Eating Fruits of Labor

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We recently did a help exchange with a family in the Central Coast of Australia. One of the best parts about working on an organic farm is being able to eat the crops! Now, they were the ones who cultivated these nutrient-packed plants for years. We are the lucky ones to be able to enjoy them now! I’d be tempted to go back there in eight months to try the crops that we planted during our time there!

Fruits of Labor

As evidenced by the shelf of cookbooks and enough spices to prepare cuisine to satisfy a diverse group of folk, our host, Sue, is an expert cook. She prepared some decadent, yet simple, meals for us. The food tasted so delightful for a few reasons: 1) Sue is an excellent cook. Duh. 2) Most of the produce was grown right from the garden such as freshly picked snake beans and herbs, pickled veggies, preserved fruits and jams. And 3) We were ravenous after a few hours of work in the sun!


Banana Flower (Blossom) Salad

One day, Sue was out for the day so I took over the duties to prepare dinner. While I love to cook and am always excited to experiment with new spices that people keep in their homes, I was a little nervous because I couldn’t possibly whip up something nearly as good as what Sue had been cooking up! But it wasn’t a competition, after all.

Earlier that day, Adam’s duty involved putting bags over banana trees to prevent birds from going bananas on them (had to). While he was up there with the ladder, he collected a few banana flowers for dinner.

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Bagging up those bananas
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Banana flower right from the tree

When I first sighted a banana flower while volunteering at Happy Healing Home in northern Thailand, I was intrigued by the large pointy hunk of matter. Little did I know that you can eat it raw or cooked! It turns out that banana flowers are rich in vitamins and all of those oxidant haters among other health benefits, not surprisingly.

I used my Google-searching skills to hunt down a recipe for banana blossom salad, which I enjoyed in Vietnam a few times.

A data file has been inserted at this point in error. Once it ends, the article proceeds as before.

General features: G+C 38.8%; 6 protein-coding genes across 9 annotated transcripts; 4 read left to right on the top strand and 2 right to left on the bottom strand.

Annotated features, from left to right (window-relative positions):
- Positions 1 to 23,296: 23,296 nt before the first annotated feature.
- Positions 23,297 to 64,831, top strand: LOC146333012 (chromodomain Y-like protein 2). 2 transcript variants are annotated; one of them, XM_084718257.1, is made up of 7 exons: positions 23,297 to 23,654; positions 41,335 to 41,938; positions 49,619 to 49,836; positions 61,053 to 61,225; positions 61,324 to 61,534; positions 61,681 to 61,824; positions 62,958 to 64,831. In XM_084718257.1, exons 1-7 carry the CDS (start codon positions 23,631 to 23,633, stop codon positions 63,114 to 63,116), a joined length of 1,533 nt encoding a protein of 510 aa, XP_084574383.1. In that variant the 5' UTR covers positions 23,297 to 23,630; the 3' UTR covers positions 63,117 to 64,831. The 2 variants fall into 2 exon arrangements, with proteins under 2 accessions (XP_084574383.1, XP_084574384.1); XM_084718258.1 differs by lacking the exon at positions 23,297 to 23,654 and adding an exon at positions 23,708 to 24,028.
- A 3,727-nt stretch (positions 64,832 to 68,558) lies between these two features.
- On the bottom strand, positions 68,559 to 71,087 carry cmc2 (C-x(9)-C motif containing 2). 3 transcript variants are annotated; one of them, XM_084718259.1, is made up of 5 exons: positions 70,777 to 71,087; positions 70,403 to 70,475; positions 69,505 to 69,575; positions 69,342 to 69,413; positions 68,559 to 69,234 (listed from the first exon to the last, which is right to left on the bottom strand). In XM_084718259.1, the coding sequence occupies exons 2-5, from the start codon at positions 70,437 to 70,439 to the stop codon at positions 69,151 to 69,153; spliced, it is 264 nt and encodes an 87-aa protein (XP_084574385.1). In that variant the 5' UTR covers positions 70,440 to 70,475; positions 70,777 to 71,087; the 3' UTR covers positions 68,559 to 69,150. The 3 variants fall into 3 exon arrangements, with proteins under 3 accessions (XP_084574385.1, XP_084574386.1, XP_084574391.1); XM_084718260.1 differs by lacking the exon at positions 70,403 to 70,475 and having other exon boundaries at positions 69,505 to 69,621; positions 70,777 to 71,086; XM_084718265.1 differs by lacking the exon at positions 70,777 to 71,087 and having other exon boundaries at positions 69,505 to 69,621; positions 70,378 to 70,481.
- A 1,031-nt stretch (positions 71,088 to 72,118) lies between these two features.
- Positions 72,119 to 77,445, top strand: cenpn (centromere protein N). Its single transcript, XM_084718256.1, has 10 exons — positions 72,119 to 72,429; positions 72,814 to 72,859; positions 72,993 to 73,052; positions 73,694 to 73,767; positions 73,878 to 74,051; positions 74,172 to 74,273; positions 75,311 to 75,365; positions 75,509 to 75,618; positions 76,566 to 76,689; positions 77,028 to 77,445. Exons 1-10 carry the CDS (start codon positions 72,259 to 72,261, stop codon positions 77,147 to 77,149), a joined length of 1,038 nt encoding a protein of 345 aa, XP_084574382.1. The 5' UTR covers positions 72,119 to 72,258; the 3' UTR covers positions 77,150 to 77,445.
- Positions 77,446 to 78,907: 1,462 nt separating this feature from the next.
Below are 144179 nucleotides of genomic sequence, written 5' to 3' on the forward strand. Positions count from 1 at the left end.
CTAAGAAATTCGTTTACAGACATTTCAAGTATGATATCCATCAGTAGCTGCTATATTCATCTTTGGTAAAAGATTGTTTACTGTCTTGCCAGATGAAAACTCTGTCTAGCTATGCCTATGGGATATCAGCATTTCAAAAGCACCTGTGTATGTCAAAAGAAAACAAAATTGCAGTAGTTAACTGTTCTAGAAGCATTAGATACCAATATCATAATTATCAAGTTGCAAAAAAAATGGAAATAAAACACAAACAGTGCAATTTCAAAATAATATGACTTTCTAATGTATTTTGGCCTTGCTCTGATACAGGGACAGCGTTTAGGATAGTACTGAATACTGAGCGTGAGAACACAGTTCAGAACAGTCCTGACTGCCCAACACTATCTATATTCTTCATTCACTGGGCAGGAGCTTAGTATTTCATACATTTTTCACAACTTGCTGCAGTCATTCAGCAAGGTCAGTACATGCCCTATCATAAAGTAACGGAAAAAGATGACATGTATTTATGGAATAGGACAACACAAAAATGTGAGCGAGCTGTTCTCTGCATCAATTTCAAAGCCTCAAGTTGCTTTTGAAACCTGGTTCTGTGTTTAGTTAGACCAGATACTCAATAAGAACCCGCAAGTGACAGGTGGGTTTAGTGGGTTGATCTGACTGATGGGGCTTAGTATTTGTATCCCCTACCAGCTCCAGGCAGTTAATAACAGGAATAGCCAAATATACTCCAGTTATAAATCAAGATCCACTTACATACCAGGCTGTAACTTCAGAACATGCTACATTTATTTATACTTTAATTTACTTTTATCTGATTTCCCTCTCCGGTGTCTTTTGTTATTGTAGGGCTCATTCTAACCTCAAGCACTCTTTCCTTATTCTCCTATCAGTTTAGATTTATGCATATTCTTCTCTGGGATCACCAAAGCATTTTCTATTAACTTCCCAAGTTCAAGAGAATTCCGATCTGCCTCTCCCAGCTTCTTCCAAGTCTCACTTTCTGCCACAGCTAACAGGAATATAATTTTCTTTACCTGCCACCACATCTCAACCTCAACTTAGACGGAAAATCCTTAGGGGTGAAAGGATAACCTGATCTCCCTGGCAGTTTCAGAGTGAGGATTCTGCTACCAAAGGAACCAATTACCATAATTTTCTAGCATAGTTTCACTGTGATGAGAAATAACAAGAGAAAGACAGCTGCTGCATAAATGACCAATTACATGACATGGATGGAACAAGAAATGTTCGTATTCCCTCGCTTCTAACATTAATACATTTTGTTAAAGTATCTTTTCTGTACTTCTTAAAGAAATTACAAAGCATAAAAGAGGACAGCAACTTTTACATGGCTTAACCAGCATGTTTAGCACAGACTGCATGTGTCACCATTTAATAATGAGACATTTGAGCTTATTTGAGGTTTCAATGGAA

First, you must peel the thick outer layers and remove the straw-like petals. When the flower looks almost naked, use a slicer to cut cross-sections. Immediately dunk those pieces in a bath of lemon water to prevent browning! They begin to brown almost instantaneously.

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Soak the bits in lemon water to prevent browning

When the slices have soaked for about 30 minutes, drain, rinse, and squeeze out excess water. Since we lacked certain ingredients (e.g., bean sprouts), I improvised and used what was available in the fridge: Tomatoes, snake beans, onions, mint, capsicum, cucumber, and garlic from the garden commingled to create a crispy and refreshing salad. I topped it off with a tangy dressing consisting of lime juice, fish sauce, garlic, chilies, and a bit of sugar and salt. Finally, I threw over a handful of crushed cashews. Paired with a fragrant, yet simple, chickpea and tomato coconut curry proved to be a satisfactory meal. It wasn’t the most delicious salad I’ve ever consumed, but it tasted pretty darn good knowing that most of the food was organically grown from right around the corner!img_3600

If you like cooking and wholesome nutrition, I recommend checking Jenny Mae Nutrition’s recipe for an alternative to Thai papaya salad!

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One comment

  1. Yummy that recipe sounds lovely. I need to get my hands on a banana flower, hehehe. I miss our dinner parties together. But we will have so many cool stories, and recipes, to share when we meet again. Love you guys!

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